Modern brain imaging allows to study human brain function during naturalistic stimulus conditions, which entail specific challenges for the analysis of the brain signals. The conventional analysis of data obtained by functional magnetic resonance imaging (fMRI) is based on user-specified models of the temporal behavior of the signals (general linear model, GLM). Alongside these approaches, data-based methods can be applied to model the signal behavior either on the basis of the measured data, as in seed-point correlations or inter-subject correlations (ISC), or alternatively the temporal behavior is not modeled, but spatial signal sources and related time courses are estimated directly from the measured data (independent component analysis, ICA). In this Thesis, fMRI data-analysis methods were studied and compared in experiments that gradually proceeded towards more naturalistic and complex stimuli. ICA showed superior performance compared with GLM-based method in the analysis of naturalistic situations. The particular strengths of the ICA were its capability to reveal activations when signal behavior deviated from an expected model, and to show similarities between signals of different brain areas and of different individuals. The practical difficulty of ICA in naturalistic conditions is that the user may not be able to determine, purely on the basis of the components' spatial distribution or temporal behavior, the brain networks that are related to the given stimuli. In this Thesis, a new solution to sort the components was proposed that ordered the components according to the ISC map, and thereby facilitated the selection of stimulus-related components. The method prioritized brain areas closely related to sensory processing, but it also revealed circuitries of intrinsic processing if they were affected similarly across individuals by external stimulation. Analysis issues related to the impact of physiological noise in fMRI signals were also considered. Cardiac-triggered fMRI improved detection of touch-related activation both in the thalamus and in the secondary somatosensory cortex. The most common way to eliminate noise is to filter the data. In this Thesis, however, aberrations in temporal behavior, as well as in functional connectivities in chronic pain patients were observed, which likely could not have been revealed with conventional temporal filtering.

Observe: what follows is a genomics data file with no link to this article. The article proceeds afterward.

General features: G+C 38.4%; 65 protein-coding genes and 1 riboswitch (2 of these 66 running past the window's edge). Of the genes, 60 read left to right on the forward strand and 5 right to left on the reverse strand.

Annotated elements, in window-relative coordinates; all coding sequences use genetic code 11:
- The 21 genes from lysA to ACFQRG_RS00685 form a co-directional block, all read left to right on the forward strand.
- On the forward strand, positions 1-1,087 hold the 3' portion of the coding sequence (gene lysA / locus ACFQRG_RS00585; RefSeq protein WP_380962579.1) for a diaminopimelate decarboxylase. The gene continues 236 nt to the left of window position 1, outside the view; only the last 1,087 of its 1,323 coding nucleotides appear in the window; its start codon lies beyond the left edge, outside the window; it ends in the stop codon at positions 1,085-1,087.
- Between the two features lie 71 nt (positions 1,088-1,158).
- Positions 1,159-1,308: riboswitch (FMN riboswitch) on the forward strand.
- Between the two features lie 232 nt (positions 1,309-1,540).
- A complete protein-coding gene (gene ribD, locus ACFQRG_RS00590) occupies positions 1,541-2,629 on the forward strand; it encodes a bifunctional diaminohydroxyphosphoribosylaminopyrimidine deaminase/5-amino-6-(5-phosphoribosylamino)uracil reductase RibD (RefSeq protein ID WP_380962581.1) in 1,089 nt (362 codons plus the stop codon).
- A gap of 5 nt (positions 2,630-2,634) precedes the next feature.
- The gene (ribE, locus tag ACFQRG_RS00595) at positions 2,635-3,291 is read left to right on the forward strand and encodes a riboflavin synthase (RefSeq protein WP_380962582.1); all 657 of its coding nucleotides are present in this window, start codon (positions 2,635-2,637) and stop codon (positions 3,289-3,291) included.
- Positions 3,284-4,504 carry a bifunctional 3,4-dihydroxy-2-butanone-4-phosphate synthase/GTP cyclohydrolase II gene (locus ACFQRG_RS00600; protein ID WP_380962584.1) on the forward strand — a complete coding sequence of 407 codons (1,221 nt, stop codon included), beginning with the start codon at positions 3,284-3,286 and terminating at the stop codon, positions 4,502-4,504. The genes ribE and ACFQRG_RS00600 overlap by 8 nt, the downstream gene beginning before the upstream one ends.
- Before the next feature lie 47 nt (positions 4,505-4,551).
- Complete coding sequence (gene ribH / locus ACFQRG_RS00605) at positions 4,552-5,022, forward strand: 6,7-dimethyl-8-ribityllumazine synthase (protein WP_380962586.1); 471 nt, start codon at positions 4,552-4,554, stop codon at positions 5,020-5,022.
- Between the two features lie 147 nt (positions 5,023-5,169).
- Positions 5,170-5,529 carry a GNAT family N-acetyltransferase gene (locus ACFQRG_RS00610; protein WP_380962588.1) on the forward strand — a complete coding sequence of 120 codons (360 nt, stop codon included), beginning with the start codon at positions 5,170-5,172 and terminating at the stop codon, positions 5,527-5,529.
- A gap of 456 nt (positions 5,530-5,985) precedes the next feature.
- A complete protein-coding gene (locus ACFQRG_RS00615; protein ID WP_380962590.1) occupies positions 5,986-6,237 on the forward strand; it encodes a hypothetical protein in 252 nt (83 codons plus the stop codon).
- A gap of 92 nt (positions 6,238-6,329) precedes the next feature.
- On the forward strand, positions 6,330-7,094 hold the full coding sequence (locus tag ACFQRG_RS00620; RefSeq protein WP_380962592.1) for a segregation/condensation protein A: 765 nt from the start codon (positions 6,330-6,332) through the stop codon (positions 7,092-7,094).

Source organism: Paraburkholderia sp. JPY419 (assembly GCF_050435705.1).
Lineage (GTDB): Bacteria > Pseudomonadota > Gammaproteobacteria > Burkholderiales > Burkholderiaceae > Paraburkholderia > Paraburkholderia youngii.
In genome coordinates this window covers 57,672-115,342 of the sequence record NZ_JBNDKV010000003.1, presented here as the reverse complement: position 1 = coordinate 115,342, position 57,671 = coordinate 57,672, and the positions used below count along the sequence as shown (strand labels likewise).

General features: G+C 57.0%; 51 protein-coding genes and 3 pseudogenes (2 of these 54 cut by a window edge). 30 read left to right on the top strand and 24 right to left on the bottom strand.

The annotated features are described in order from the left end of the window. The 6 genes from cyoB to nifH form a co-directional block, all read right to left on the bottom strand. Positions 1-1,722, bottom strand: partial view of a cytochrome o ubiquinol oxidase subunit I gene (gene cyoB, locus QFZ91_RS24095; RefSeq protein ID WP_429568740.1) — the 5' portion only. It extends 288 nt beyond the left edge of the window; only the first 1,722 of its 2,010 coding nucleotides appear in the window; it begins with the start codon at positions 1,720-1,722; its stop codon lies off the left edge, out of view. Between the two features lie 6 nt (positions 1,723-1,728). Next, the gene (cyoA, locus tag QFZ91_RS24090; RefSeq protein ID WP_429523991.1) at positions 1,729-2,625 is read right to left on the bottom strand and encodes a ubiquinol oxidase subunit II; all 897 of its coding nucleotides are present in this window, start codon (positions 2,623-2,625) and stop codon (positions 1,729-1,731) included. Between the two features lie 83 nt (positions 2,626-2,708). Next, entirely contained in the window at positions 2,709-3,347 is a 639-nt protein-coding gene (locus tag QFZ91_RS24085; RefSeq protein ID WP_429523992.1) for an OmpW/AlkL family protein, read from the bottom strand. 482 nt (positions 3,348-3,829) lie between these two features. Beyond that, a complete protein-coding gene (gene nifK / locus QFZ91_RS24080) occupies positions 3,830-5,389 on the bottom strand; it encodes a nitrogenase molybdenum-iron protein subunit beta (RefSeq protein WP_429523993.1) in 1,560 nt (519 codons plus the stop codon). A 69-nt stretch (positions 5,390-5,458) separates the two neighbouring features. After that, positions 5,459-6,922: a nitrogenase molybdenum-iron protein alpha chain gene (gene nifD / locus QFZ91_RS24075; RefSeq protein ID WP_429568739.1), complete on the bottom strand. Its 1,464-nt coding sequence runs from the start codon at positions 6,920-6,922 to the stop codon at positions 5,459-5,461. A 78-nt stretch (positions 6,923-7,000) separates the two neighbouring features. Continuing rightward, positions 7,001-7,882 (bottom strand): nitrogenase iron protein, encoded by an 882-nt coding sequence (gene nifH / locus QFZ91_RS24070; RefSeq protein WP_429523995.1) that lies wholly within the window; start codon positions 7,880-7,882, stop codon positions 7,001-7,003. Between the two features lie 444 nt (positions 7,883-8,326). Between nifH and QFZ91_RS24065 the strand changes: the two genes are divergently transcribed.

|Translated title of the contribution||Data-analysis perspectives on naturalistic stimulation in functional magnetic resonance imaging|
|Publication status||Published - 2010|
|MoE publication type||G5 Doctoral dissertation (article)|
- functional magnetic resonance imaging
- statistical parametric mapping
- independent component analysis
- correlation analysis